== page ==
Our approval ratings show patients agree. Working with Norfolk and Norwich University Hospitals Foundation Trust (NNUHFT) on our joint service, NNUHFT at Home, we’ve had outstanding patient satisfaction: 100% would recommend.
In the words of one patient: “This is a really good service that should be expanded. It enabled me to come home two weeks earlier which was better for my well-being and saved the cost of my being in hospital. The nurses were very friendly and considerate.”
Before coronavirus, almost every hospital in the UK was grappling with limited capacity. The pandemic has made this exponentially worse.
In 2019, the average overnight bed occupancy rate was 90% – regularly exceeding 95% in winter – well above the maximum safe levels of 85%. Delayed transfers of care meant almost 60,000 NHS beds were ‘blocked’ every month. These delays cause distress, unnecessarily long hospital stays, increased risks of infection, delays in A&E and elective care cancellations.
At the same time, the total number of NHS England hospital beds has more than halved over the past 30 years – from around 300,000 in 1987/88 to 141,000 in 2018/19 – while the number of patients treated increases year-on-year. The UK has less acute beds per population than many comparable health systems. In November 2019, reports warned that hospital beds were at a record low.
There have been calls for radical transformations to address these capacity challenges. Analysis in May 2020 from health care experts found that over the next few years there will need to be a number of long-term changes to how routine care is delivered and more important roles for the independent sector. Cutting bed occupancy rates by reducing length of stay and increasing capacity elsewhere in the system are recurring themes in government and NHS England initiatives – seen in the NHS Five Year Forward View and the NHS Long Term Plan.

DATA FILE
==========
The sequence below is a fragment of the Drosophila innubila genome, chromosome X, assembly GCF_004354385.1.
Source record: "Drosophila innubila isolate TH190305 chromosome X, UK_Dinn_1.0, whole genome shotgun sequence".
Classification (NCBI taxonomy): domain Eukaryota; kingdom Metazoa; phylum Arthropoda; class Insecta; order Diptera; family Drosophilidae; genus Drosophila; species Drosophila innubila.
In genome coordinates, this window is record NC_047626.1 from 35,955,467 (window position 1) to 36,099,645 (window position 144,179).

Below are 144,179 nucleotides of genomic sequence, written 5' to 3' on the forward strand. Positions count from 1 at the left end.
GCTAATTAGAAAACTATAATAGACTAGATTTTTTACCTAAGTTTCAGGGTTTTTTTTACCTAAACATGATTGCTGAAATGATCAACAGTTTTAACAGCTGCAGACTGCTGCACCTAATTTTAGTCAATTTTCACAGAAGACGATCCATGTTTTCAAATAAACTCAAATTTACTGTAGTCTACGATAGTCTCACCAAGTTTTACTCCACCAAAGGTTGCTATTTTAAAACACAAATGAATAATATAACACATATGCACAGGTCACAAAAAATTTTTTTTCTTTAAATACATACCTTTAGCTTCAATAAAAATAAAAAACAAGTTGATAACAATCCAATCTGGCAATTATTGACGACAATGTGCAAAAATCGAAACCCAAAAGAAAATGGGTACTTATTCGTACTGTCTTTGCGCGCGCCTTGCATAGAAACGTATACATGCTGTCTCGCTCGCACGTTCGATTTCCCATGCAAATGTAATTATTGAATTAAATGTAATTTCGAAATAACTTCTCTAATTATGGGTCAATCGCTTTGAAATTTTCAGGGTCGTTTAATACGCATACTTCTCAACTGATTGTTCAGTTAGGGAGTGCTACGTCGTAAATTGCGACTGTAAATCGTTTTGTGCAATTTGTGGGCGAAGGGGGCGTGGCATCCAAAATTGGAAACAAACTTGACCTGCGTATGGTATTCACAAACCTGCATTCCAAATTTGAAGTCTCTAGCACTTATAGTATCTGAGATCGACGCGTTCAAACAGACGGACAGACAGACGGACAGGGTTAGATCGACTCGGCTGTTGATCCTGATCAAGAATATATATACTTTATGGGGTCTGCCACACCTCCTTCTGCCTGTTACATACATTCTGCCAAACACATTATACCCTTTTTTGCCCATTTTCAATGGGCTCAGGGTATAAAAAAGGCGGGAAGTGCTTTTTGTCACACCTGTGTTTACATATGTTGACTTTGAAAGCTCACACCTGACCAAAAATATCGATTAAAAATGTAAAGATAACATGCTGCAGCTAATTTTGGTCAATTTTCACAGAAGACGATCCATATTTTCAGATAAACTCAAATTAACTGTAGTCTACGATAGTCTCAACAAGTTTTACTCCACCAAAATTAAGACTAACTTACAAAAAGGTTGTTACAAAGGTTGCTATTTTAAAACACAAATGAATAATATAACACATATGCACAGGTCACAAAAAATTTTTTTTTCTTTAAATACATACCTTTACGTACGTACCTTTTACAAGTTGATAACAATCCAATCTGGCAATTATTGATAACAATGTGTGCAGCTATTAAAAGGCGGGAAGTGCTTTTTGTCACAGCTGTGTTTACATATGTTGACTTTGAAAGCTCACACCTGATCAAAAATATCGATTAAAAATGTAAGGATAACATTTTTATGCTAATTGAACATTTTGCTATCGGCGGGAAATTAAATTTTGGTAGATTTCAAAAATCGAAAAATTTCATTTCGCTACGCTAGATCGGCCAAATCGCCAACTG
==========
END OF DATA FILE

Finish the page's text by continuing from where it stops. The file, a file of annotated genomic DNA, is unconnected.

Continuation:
Virtual wards and early supported discharge
At HomeLink Healthcare, we work with hospitals and commissioners to alleviate capacity by ensuring people are not in hospital unless they need to be and smoothing the transition from hospital to home.
Under our Early Supported Discharge programme, patients are moved from acute settings to complete care at home rapidly and safely. HomeLink Healthcare specialists and hospital staff select patients from wards, who are assessed on a number of criteria, including their acuity and home environment. We then work alongside the hospital and local providers to create comprehensive, individualised care plans for each patient.
Patients are assessed
within two hours, with
swift interventions to
avoid hospital admission.
With our Admission Avoidance model, patients are referred by their GPs and an assessment is carried out within two hours of referral, with interventions implemented swiftly to avoid hospital admission.
While care is provided at home by our expert team, the patients remain under the supervision of their hospital consultant or GP – creating virtual wards that can provide capacity at scale. At the end of their acute care pathway, patients are discharged to their GP or on-going community care. Our on-call service provides 24/7 clinical and administrative support and acts as a direct link for patients and carers, hospital consultants and GPs, nurses and therapists. Mobile electronic patient records allow all involved to assess care plans.
We provide complex clinical care in the home, whether it’s wound care, chronic bone infections, drain and catheter care, IV therapies or rehabilitation.
Our services look different for each hospital and care provider: they are bespoke, adding real value and real opportunities for joint working. Rather than replicate, we support and complement existing services.
In West Norfolk our therapists provide
a Discharge to Assess service.
At Norfolk and Norwich University Hospitals, our services are centred on IV antibiotic provision.
At James Paget University Hospital we aid capacity
with ‘care bridging’